All patients should have the usual preoperative evaluations including medical history, functional history, and physical examinations. The standard standing anteroposterior X rays may be misleading
because of the posturing of the knee with a flexion contracture. This contracture will alter the apparent remaining joint space, because the X-ray beams may not be parallel to the joint line, and the joint space will appear to be obliterated (Fig. 5.3). In addition, if there is external rotation of the knees when the X ray is taken, the apparent alignment will be misleading. Therefore, care should
be taken to have the X rays taken parallel to the tibial plateau surface and with a true anteroposterior position. In addition to alignment and joint-space aberration there will also be increased magnification from X-ray beam parallax making the templating inaccurate. These variations should be recognized during preoper-ative planning.
Accurate preoperative anteroposterior X rays are important because a tangential X ray, which shows absence of joint space, is misleading and may suggest that an arthroplasty is required. If joint space remains and the principal abnormality is soft tissue contracture, then this knee could potentially be handled by soft tissue release alone. This would be particularly important in patients who have quiescent juvenile rheumatoid arthritis or immobility contractures with preservation of articular cartilage surface.
Some surgeons have recommended preoperative casting to reduce the contracture. This can potentially make the surgical procedures easier and avoid postoperative skin and nerve complications. If the contracture is of relative recent onset and there is a soft spring to the extension endpoint, indicating potential improvement in extension, then there may be some benefit from repeated preoperative casting to reduce the contracture.
Preoperative casting can be initiated with a knee manipulation under anesthesia and casting in the extended position. The cast must be very carefully applied with padding over the patella, achilles tendon, and posterior thigh. Pressure sores must be assiduously avoided.
In one study by Convrey and associates4 46 knees in 23 patients were treated with casts with an average correction of 60%. At follow-up averaging 41 months the patients showed a general tendency for the deformity to recur. However, the original deformity was maintained with a mean loss of only 5 to 11 degrees. The amount of correction that was obtained did not appear to be directly effected by the severity of joint destruction, precast deformity, or ambulatory status. The total degree of flexion was unchanged with the casting technique. The overall functional status was dependent on the deformity. The study acknowledged the difficulty in a retrospective review for multiple uncontrolled variables.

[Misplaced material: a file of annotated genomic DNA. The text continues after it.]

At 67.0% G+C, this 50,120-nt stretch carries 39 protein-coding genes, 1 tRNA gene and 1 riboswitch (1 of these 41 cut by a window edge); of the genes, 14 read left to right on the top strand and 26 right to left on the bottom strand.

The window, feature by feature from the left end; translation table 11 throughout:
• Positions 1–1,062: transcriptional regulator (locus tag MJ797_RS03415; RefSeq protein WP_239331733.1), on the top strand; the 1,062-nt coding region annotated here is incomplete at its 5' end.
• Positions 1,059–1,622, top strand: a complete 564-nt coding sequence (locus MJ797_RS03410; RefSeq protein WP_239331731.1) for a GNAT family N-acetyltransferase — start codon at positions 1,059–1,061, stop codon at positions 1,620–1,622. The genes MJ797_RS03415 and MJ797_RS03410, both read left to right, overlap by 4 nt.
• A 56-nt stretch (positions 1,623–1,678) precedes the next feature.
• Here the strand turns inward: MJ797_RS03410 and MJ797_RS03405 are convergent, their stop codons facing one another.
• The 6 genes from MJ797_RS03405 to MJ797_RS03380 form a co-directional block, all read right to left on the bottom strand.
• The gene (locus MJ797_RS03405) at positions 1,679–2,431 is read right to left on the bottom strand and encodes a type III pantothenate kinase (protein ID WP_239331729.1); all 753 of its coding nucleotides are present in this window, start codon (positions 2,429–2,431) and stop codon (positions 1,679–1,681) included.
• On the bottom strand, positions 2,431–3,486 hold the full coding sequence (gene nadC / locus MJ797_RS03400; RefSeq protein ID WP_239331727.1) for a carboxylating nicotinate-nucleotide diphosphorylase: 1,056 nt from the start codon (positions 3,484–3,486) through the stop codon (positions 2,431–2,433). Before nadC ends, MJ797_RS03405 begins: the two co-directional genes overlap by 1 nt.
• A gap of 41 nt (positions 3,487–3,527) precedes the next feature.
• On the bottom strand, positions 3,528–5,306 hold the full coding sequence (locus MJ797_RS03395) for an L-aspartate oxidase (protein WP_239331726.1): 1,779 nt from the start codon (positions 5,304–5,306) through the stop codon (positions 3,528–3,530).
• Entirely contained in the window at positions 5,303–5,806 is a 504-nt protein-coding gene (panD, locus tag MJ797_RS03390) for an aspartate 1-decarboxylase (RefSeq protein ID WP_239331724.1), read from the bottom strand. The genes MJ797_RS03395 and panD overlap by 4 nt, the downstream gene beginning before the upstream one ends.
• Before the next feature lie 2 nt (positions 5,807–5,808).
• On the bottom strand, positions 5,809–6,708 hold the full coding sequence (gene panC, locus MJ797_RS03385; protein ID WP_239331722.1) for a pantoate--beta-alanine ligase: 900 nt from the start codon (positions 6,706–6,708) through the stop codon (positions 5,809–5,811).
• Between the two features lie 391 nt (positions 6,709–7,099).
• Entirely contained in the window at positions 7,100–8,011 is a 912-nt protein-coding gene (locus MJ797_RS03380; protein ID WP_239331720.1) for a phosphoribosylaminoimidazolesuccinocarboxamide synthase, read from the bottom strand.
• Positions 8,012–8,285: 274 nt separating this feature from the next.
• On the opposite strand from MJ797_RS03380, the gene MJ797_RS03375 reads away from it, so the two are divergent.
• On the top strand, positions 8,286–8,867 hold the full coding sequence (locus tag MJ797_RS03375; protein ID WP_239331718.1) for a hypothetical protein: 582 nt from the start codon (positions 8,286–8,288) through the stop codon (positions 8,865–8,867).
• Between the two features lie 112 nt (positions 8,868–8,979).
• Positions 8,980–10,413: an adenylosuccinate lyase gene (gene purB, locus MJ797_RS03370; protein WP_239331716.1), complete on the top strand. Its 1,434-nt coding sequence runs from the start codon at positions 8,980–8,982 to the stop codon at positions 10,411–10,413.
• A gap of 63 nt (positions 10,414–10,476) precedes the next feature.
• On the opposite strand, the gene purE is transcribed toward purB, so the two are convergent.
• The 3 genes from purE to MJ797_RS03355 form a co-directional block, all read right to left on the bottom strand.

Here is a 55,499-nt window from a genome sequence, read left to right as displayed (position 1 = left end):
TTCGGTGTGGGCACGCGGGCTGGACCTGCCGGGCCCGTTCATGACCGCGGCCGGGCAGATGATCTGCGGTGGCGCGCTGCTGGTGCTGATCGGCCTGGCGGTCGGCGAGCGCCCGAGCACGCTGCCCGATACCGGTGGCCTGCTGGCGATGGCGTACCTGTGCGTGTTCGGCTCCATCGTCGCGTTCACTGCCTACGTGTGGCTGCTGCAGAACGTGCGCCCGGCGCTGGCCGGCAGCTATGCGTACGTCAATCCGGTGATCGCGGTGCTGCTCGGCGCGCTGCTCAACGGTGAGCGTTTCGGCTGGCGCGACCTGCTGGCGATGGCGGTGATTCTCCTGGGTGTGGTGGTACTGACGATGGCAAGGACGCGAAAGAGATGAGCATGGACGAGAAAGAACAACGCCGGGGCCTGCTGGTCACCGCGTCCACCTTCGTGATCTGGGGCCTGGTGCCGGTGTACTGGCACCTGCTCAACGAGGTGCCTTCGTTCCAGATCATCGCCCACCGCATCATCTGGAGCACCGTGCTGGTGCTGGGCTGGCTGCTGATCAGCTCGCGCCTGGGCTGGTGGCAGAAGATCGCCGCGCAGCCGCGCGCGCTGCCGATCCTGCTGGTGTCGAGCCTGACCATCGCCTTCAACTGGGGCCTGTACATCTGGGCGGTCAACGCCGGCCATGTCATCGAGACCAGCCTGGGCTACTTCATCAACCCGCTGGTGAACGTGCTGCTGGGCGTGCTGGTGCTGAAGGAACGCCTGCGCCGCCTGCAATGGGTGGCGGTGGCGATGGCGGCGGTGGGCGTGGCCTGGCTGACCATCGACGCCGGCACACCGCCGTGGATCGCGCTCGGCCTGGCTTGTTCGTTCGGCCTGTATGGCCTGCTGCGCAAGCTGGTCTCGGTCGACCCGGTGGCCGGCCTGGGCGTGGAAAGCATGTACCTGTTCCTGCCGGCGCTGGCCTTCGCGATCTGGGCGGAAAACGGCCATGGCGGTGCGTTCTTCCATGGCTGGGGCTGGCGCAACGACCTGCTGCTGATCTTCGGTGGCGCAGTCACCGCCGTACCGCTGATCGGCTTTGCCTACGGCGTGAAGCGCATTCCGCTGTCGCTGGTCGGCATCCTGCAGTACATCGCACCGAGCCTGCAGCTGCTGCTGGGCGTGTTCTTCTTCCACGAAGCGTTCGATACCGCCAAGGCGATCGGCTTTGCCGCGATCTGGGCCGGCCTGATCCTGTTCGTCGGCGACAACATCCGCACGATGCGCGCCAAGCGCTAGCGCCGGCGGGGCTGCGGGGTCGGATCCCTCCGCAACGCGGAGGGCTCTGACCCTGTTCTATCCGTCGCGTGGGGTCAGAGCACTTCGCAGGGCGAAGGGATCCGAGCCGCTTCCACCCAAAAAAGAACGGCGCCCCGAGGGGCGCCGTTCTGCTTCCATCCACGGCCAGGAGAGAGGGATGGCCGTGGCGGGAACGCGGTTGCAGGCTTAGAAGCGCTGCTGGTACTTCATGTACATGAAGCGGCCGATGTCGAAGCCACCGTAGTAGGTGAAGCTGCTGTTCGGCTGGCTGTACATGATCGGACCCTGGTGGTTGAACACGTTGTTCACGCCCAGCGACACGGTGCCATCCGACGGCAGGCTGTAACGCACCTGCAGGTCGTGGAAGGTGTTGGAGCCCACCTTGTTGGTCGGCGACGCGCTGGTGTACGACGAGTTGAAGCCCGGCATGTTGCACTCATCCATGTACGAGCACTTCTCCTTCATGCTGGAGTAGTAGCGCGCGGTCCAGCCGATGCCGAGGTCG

A variety of casting techniques have been described. These have included (1) serial casts with anesthesia; (2) removing a long anterior window from the foot, anterior tibia, and knee, with subsequently placing thicker soft padding behind the heel and calf; (3) hinges with turnbuckle extenders; and (4) traction. Most of these techniques have been described but not scientifically validated. They may or may not be appropriate for arthroplasty surgery.
There is very little written on casting for flexion contractures prior to joint arthroplasty. The number of patients that may require casting is relatively small, and there are a variety of disease processes with variable amounts of joint destruction. Therefore, it is difficult to make firm recommendations in this regard. However, our own preference is to consider casting for younger patients with recent contractures but not to utilize casting in patients who are older with fixed deformities and significant joint destruction.
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